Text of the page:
LB-5. TRIM5 modulates penile mucosal acquisition of simian immunodeficiency virus in rhesus monkeys
Session: Poster Abstract Session: Late Breaker Posters
Saturday, October 22, 2011
Room: Poster Hall B1
Handouts
  • Yeh IDSA poster 2011.pdf (565.9 kB)
  • Background: Although the male genital tract constitutes a major site of HIV-1 invasion worldwide, little is known about the precise routes of viral entry into the male reproductive tract.  Understanding the early events associated with HIV-1 acquisition in the penile mucosa has been hampered by the lack of an animal penile transmission model. 

    Method: Our objective is to develop a simian immunodeficiency virus (SIV)/rhesus monkey penile infection model to study early HIV-1 pathogenesis in men.  To overcome the difficulties of initiating SIV penile infection, we tested the hypothesis that TRIM5 alleles play a role in modulating mucosal acquisition of SIV in Indian-origin rhesus monkeys.  We placed SIVsmE660 (3x 108 SIV RNA copies/ml) atraumatically into the prepuce pouch of rhesus monkeys that are genotyped for TRIM5 alleles.  Plasma SIV RNA levels were prospectively determined weekly using qRT-PCR.  We then enumerated the number of transmitted/founder (T/F) viruses responsible for productive infection using single genome amplification. 

    Result: We exposed 3 groups of male rhesus monkeys (TRIM5 homozygous permissive, heterozygous permissive, and homozygous restrictive, N=6/group) to SIVsmE660 weekly for 12 weeks.  Five of 6 monkeys (83%) became infected in the homozygous permissive group and 5 of 6 monkeys (83%) became infected in the heterozygous permissive group.  Interestingly, no monkeys became infected in the homozygous restrictive group (p= 0.005, Fisher’s exact test).  In monkeys that became infected, a median of 1 T/F virus was transmitted via the penile mucosa.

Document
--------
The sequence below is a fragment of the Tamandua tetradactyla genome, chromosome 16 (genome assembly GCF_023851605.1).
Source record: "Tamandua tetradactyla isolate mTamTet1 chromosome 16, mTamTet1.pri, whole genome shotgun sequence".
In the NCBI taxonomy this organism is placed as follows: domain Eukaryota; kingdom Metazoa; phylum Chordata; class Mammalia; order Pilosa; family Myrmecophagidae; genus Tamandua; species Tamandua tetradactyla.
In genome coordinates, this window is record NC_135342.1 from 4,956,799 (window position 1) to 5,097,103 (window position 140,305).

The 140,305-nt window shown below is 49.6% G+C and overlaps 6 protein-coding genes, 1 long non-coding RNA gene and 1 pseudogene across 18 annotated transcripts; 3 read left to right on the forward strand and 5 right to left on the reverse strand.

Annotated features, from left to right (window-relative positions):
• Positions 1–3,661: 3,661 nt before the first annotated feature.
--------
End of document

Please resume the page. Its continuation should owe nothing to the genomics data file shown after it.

Conclusion: These data demonstrate that TRIM5 plays a critical role in restricting mucosal transmission of SIV and can be exploited to establish a reliable nonhuman primate penile transmission model.  The demonstration that a simplification of viral quasispecies occurred after penile transmission lends credibility to the use of this model for HIV-1 pathogenesis, vaccine, and microbicide research.


    Subject Category: H. HIV/AIDS and other retroviruses

    Wendy Yeh, M.D.1, Srinivas Rao, DVM, PhD2, So-Yon Lim, PhD3, Jinrong Zhang, M.D.3, Peter Hraber, PhD4, Laura Brassard3, Corinne Luedemann3, John-Paul Todd5, Alan Dodson6, Ling Shen3, Adam Buzby3, James Whitney, PhD3, Bette Korber, PhD4, Gary Nabel, MD, PhD7, Mascola John, M.D.5 and Norman Letvin3, (1)Medicine, Beth Israel Deaconess Medical Center, Harvard Medical School, Boston, MA, (2)Vaccine Research Center, Besthesda, MD, (3)Beth Israel Deaconess Medical Center, Boston, MA, (4)Los Alamos National Laboratory, Los Alamos, NM, (5)Vaccine Research Center, Bethesda, MD, (6)Bioqual, Rockville, MD, (7)National Institutes of Allergy and Infectious Diseases, National Institutes of Health, Bethesda, MD

    Disclosures:

    W. Yeh, None

    S. Rao, None

    S. Y. Lim, None

    J. Zhang, None

    P. Hraber, None

    L. Brassard, None

    C. Luedemann, None

    J. P. Todd, None

    A. Dodson, None

    L. Shen, None

    A. Buzby, None

    J. Whitney, None

    B. Korber, None

    G. Nabel, None

    M. John, None

    N. Letvin, None

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